Despite what I said above about this, I decided to mention it simply because I know (from my readers) that this is a popular subject. I have no idea why, in all honesty, but it is. Maybe it's just got a 'buzz' on Google or anti-social media for whatever reason, who knows.
How people claim to 'trade' this 'strategy', is by researching 'short form' (meaning recent form of both teams in a game) and basically just trying to predict the most likely scoreline.
The usual course of action after doing that, is to back that scoreline in the Correct Score coupon on Betfair, as well as backing a couple of other scorelines as 'covering bets'.
For example, let's say you research a game and decide 2-0 is the most likely scoreline based on the stats and form information. You'd then back 2-0, and most people would also back 1-0 and 2-1 in order to 'hedge' their so-called 'trade' (it's a frrrriggin bet for Pete's sake!)
What this amounts to is a back bet, with some other back bets in case the first back bet fails.
Ok, I know I've grumbled a bit here, but that's not to say it can't be profitable. It certainly can.
I don't really do it (have a few times) just because it seems wrong to me and doesn't suit my general approach to the markets. But, if you're good with stats and happy to do a lot of very careful research, it definitely can work. My 'beef' is simply that people should 'call a spade a spade' and label this correctly.
It's a football betting strategy. Can betting strategies work? Absolutely! They aren't my cup of tea, but I am not opposed to them in any way.
I'm just opposed to people trying to dress their gambling up as trading, in order to sound more professional, or maybe just to keep their wife in the dark about what they're up to! The voice of experience perhaps? No comment. 😀
In all seriousness, I would be happy to call this type of thing 'value betting', if done with data, analysis of real-world probabilities, and at least a trading mindset, rather than a gambler's 'hit and hope' approach.
I am a fan of value betting and my eyes are always peeled to spot 'value' whenever it presents itself. More on that shortly.
There are other ways to use the Correct Score market, and indeed there are ways to do something much closer to true trading with it, but that's beyond the scope of this article.
I plan to produce a detailed article about Correct Score trading in the next few months - Subscribe
Trading Over/Under Goals Markets
This relates mostly to the over and under 2.5 Goals markets.
I do sometimes dabble in the others such as the under/over 3.5, 1.5 and 0.5 markets, but the liquidity has historically always favoured the 2.5 goals market so it still has the most volume, and where there's volume there's easy matching of orders making trading less stressful and generally more profitable.
There are countless different techniques for trading unders and overs. If I were to try and explain all the varieties I've used it would at least double the length of this article, so let's simplify things a little and outline what I think are the two best strategies, one for each:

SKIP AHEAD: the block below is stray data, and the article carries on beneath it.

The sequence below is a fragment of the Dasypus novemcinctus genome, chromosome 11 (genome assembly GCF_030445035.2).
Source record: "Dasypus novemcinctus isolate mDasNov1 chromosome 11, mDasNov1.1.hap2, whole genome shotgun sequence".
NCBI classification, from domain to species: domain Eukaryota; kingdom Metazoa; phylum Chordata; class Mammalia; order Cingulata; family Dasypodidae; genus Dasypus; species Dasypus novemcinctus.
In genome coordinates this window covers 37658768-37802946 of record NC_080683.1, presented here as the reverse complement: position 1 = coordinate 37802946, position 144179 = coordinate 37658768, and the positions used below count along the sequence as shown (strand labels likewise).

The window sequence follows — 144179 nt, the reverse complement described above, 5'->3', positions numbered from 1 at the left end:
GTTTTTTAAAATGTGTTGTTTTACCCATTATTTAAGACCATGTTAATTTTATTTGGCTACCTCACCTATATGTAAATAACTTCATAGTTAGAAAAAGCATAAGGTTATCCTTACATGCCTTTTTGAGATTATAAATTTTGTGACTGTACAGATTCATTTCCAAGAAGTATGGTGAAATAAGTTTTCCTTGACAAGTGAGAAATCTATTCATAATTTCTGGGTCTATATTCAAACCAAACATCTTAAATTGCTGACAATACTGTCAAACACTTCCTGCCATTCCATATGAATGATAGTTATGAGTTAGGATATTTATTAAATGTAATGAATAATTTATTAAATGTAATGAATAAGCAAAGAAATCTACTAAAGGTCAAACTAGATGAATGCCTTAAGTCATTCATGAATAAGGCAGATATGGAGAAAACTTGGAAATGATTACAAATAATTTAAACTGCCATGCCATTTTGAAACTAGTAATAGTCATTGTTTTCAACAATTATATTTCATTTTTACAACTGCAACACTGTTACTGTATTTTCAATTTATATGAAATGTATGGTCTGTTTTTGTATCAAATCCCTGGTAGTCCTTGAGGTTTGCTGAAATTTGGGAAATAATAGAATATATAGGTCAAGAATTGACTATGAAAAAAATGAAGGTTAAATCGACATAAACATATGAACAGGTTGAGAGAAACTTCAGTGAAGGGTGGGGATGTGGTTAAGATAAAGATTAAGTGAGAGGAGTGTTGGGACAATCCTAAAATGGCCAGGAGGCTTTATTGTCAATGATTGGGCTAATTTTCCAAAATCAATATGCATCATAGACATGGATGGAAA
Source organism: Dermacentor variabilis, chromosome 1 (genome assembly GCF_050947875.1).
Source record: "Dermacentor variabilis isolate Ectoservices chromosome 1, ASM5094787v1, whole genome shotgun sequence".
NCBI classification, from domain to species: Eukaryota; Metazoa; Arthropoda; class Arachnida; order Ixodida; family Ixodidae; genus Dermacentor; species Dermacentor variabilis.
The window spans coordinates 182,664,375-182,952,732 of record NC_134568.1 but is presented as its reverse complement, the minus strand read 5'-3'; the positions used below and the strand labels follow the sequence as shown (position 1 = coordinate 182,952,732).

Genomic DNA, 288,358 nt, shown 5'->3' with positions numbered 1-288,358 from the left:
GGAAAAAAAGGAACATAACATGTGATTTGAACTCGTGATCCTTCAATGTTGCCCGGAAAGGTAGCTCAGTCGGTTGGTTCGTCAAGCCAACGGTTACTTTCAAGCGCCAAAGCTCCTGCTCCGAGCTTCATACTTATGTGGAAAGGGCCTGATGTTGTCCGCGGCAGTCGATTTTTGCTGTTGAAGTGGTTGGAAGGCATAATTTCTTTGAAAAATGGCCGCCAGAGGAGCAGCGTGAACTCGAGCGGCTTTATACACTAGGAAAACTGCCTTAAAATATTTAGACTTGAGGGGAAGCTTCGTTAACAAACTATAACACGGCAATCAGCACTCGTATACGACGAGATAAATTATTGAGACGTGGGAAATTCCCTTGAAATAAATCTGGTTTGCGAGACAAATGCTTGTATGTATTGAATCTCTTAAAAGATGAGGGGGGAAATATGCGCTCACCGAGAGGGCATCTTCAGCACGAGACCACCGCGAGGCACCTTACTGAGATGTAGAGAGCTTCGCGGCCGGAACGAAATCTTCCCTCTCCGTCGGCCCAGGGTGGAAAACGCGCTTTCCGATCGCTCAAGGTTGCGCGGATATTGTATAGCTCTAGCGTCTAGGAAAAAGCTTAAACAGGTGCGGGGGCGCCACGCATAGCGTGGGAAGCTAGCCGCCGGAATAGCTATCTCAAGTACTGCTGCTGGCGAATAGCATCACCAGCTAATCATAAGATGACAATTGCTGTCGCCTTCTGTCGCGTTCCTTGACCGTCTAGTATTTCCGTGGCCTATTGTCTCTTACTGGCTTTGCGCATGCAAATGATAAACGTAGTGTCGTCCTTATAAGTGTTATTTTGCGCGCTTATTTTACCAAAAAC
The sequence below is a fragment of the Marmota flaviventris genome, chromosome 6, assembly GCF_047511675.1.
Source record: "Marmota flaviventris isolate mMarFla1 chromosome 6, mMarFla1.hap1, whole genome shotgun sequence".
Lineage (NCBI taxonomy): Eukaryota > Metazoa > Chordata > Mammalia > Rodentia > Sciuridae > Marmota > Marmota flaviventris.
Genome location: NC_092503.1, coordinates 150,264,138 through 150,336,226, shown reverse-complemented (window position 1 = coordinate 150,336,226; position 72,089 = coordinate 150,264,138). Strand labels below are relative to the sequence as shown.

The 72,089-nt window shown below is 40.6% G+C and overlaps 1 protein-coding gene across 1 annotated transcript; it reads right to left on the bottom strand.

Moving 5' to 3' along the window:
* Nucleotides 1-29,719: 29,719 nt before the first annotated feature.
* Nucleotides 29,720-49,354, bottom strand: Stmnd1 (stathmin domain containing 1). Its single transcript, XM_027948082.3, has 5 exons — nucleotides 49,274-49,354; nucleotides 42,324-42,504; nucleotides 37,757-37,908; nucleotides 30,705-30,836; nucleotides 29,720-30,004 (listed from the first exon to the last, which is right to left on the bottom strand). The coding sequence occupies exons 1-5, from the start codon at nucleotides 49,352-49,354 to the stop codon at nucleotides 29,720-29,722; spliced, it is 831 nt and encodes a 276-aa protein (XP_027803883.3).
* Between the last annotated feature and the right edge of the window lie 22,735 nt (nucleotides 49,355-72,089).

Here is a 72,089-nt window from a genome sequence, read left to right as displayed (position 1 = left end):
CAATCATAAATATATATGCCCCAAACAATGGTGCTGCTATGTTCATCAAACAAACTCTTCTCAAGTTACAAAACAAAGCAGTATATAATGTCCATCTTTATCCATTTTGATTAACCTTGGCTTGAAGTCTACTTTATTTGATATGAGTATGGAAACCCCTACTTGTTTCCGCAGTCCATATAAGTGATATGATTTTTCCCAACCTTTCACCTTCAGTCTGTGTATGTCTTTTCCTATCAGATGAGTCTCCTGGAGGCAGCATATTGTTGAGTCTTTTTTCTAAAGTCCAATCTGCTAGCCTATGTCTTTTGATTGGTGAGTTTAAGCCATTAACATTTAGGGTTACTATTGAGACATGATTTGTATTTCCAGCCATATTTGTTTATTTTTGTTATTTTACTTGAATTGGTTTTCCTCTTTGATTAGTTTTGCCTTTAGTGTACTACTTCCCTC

Under 2.5 Goals Strategy
This method relies on the time-decay factor.
By researching using form stats and the excellent BetVirus.com (Edit: sadly no longer available, but there are alternatives), we find games where goals are not likely.
The ideal choices are those where early goals are unlikely. Then we can back Under 2.5 goals from kick off (or lay over 2.5 goals, which is the same thing) for a set period, depending on the stats again.
Many games start slowly and ramp up towards the end. When you hand pick games with low goal statistics, you can narrow this down and find some really dull affairs! These are the prime picks.
The best approach in my experience is to back U2.5 goals from the KO, trading out at 20 minutes if you can hold your nerve that long! This is actually a serious point.
If you start cutting your winning trades shorter and shorter due to 'nerves' (or risk aversion), you will ultimately destroy your long-term profitability.
The key is to set a target of 20 minutes, or 15 if preferred, and stick to it.
Obviously if a goal is scored it can cause a losing trade, but not always, it depends on your exit strategy which again should be stuck to for the long haul.
You should decide how you will deal with wins, and losses, and then always use those strategies in every trade. Analyse your results and vary your choices if you like, but don't do it randomly.
It's crucial to see a good span of results before adjusting, then you need another long span to compare. A minimum of 20 trades would be needed for any meaningful analysis. Ideally 50-100.
* Trading Under 2.5 Goals is another planned article coming soon.
Over 2.5 Goals Strategy
Whilst this is much like a reversal of the above method, there are some important differences.
In this case we find games likely to see plenty of goals. Then we back Over 2.5 goals (or lay U2.5 if the price is more favourable) and await a goal, trading out afterwards for a profit.
A variation on this method is to wait for 2 goals before trading out. The results are dramatically increased profits, but fewer winning trades. Overall this second variation is (in my experience) more profitable. However, don't let that lead you blindly towards it.
If you're a beginner trader, or even a competent one for that matter, you should be aware that the psychological impact of having fewer winning trades can be significant, and can make it a lot more stressful which can lead to all sorts of problems (anger, revenge trading, various other naughties!)